A New Cornerstone Initiative:
In April of this year the Cornerstone Society joined the Jefferson County Board of
REALTORS as an affiliate member. The goal of joining the local real estate board is to open the door to communication between Cornerstone and the area realtors.
This goal hopefully will be accomplished in several ways. First, the affiliate membership gives Cornerstone an opportunity to attend luncheon meetings that are held by the real estate board. This gives us a chance to talk informally with the people who are responsible for the great majority of the real estate sales within the historic district.
Second, affiliate membership status allows Cornerstone to advertise in the monthly real estate publication, Jefferson County Homes. This magazine is seen not only by those who might be in the market for a home in our area, but is also often picked up by visitors and residents who are curious about the market. The aim is to get the Cornerstone name in front of people in a positive way for a fairly low cost. The first Cornerstone ad was in the May issue, and is being run again in June and July. For those who may not have seen the ad, it basically says that Cornerstone is a good source of answers for people who might have preservation questions.
Third, it is thought that membership in the Board of REALTORS will allow us to offer
continuing education courses for the local real estate professionals. Indiana Landmarks, with which Cornerstone is affiliated, has two courses approved for continuing education units. One is Introduction to Historic Preservation and the other is Indiana Architectural Styles. As new members of the real estate board, Cornerstone has not yet pursued offering the courses, but we hope to in the near future.
Pr_s_rving Histori] Pl_s
In^i[n[’s St[t_wi^_ Pr_s_rv[tion Conf_r_n]_, @pril 9-11, 2014
New Albany hosted Indiana’s annual gathering of preservationists this Spring with much
fanfare and a generous collection of speakers and subjects. Some of the highlights included a fascinating talk by Patricia Van Skaik of Cincinnati’s public library, about the Cincinnati Panorama of 1848, a “World Treasure” and the oldest photograph of urban America. Ms. Van Skaik recalled the heroic saga of the library’s efforts to return the fragile, but incredibly detailed eight-plate daguerreotype to public view.
In addition, conference attendees heard about plans for Indiana’s Bicentennial in 2016. Other sessions told of saving shotguns, promoting tourism and interpreting African American history. A spectacular dinner cruise aboard the Belle of Louisville gave us the thrill of riverboat days, while two lunches in historic buildings (a theatre and a fraternal building), provided grand examples of successful adaptive re-use as public venues. The final dinner was held in the annex to New Albany’s Culbertson Mansion, after a tour of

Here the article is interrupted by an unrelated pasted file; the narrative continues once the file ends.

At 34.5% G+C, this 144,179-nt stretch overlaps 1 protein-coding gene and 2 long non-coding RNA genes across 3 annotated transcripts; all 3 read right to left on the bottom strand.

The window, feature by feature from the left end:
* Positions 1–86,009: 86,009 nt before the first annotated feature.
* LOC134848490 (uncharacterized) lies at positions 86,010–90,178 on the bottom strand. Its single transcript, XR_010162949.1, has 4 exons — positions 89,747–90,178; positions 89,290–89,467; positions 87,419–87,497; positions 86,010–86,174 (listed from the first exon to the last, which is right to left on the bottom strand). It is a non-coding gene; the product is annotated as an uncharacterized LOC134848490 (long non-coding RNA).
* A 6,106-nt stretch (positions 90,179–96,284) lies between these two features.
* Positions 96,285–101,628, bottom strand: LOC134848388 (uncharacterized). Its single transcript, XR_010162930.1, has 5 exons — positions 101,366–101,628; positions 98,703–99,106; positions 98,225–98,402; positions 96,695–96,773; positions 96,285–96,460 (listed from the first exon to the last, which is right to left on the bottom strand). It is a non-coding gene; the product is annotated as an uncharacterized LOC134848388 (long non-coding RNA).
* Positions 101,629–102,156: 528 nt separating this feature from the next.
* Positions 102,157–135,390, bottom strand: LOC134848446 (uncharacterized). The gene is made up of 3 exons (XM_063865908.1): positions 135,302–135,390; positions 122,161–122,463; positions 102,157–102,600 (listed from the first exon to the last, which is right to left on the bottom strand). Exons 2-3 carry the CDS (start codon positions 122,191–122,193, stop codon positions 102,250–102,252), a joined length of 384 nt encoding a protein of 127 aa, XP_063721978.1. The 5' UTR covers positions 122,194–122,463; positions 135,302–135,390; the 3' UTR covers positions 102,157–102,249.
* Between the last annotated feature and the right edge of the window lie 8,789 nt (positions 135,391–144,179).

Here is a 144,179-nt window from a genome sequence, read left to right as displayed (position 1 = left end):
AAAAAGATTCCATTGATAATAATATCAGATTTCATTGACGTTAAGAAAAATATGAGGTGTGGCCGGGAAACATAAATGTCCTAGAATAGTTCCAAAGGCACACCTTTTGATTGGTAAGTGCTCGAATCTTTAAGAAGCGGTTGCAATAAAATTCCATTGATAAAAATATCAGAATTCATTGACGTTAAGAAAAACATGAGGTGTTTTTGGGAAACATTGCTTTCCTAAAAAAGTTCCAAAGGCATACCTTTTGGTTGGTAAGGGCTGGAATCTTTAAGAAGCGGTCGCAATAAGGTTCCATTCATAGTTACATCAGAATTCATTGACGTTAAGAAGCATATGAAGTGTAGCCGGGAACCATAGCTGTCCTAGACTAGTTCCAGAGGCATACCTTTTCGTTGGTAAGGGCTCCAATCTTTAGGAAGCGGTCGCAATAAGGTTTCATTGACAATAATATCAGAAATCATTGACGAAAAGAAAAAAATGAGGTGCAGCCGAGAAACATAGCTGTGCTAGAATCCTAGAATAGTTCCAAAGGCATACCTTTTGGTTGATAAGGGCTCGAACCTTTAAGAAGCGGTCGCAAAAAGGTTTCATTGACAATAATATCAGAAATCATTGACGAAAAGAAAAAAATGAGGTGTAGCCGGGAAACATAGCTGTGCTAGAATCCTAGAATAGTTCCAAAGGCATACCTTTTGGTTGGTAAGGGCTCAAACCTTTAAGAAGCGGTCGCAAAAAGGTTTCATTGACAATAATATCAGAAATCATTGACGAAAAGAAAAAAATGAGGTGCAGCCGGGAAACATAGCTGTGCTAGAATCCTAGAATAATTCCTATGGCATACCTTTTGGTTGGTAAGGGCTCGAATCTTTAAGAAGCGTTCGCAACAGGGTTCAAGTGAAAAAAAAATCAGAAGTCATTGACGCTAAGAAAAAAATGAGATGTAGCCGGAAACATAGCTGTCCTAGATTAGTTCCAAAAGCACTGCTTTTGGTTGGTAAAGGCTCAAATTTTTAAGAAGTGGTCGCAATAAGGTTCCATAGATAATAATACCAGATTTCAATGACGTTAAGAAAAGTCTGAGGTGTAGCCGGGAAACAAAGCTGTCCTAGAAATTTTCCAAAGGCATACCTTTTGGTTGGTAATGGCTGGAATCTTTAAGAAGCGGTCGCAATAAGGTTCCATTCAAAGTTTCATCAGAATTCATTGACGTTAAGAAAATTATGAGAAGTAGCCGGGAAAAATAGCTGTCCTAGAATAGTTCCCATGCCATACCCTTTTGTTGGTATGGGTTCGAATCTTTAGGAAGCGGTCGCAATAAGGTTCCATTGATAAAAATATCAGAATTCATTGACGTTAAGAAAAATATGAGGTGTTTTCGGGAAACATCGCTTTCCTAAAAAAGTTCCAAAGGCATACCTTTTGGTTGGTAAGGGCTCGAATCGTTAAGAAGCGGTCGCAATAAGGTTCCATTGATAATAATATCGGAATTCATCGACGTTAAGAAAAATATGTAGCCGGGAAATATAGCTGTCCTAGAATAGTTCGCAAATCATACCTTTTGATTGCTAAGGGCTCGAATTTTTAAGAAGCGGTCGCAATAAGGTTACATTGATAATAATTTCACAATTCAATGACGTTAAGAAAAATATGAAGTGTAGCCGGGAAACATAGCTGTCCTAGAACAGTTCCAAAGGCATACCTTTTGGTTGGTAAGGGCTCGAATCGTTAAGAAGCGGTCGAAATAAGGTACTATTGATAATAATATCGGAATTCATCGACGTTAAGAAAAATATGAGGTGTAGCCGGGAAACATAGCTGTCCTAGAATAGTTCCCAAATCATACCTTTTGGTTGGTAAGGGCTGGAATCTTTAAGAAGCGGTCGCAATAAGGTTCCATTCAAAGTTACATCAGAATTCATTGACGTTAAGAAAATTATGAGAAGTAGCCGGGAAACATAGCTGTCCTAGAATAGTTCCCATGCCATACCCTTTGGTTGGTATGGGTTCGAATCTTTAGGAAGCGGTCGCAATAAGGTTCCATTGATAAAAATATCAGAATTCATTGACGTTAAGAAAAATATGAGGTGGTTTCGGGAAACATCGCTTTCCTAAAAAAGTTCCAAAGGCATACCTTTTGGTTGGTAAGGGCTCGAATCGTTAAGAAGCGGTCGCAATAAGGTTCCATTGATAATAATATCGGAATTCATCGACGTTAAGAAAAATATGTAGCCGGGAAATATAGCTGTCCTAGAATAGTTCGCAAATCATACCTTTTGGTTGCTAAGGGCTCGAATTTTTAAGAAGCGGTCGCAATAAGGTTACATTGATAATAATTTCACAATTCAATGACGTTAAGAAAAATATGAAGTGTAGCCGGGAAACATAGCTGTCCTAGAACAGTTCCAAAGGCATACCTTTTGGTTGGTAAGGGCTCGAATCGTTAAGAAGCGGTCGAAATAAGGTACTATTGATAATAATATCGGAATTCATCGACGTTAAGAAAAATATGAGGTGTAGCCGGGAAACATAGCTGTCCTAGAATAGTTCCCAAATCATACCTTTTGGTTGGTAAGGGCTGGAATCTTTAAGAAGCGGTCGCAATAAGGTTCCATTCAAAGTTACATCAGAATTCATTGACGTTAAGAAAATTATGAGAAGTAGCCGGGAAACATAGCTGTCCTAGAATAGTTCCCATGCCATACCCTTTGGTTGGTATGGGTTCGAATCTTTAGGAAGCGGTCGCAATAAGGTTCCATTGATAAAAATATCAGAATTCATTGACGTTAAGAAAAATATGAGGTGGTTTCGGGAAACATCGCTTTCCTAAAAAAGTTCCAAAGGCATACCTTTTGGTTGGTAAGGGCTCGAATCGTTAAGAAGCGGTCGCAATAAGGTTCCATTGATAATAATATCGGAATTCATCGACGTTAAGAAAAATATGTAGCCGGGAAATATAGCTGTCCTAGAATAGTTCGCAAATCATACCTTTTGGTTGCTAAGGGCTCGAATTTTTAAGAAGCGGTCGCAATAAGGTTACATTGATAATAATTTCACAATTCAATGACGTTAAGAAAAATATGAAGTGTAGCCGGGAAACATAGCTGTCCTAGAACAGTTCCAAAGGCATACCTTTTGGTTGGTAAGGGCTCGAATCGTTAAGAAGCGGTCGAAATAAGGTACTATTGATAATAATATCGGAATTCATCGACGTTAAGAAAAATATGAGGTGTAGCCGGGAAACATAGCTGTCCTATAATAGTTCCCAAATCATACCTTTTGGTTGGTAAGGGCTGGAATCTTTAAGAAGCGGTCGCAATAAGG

the stately building, featuring incredible painted walls and ceilings in vibrant eye-tantalizing colors. Preservationists party in the most fabulous places! Among the
attendees were Cornerstone members Camille Fife, Jan Vetrhus, Link Ludington,
Jill and Don Weist, Rhonda Deeg, Ron Zmyzlo, and Pam and Larry Newhouse.
After a long, cold and icy winter, it’s wonderful to see sunshine and feel warm temperatures. Despite the desire to hibernate, it was a busy winter. We were working closely with the Preservation Coordinator to establish the PRESERVATION AND COMMUNITY ENHANCEMENT PROGRAM (P.A.C.E.) – a new grants fund for projects in
the historic district, and M.A.I.N. – a historic preservation internship program. We were able to get both programs approved by city council. PACE applications are now available at city hall. Eight interns are now working on projects in Madison through the M.A.I.N program.
Cornerstone’s intern, Karl Marti, comes from the University of Minnesota. He is an artist and architect. His project is a historic structures report on the Wilson Building – the first building that Cornerstone saved and the reason we were organized. There are several public programs planned over the summer so you can learn what all the interns are doing. Karl and I are meeting with the Jefferson County Commissioners to find out more about their plans for the Wilson Building when the probation office moves out.
On behalf of Cornerstone, I attended Indiana Landmarks’ Affiliates’ Conference, May 2 in Huntington, IN. The theme was “Communities for a Lifetime” and several speakers urged us to form partnerships –so that we build coalitions instead of conflict and become a valued resource in the community. Madison was even hailed as the kind of place people now want to live – where historic assets are seen as catalysts for economic development.
Camille and I also shared more of this at the HEALTHY BY DESIGN workshop in Madison this month. Aging in place can dovetail with attracting young families to the historic district (baby strollers and wheelchairs require similar amenities).
We were sad to say good-bye to board members, Ron Hopper and Bob Maile, who realized that other obligations were going to keep them from giving time to Cornerstone. Despite the short service, their ideas were most helpful.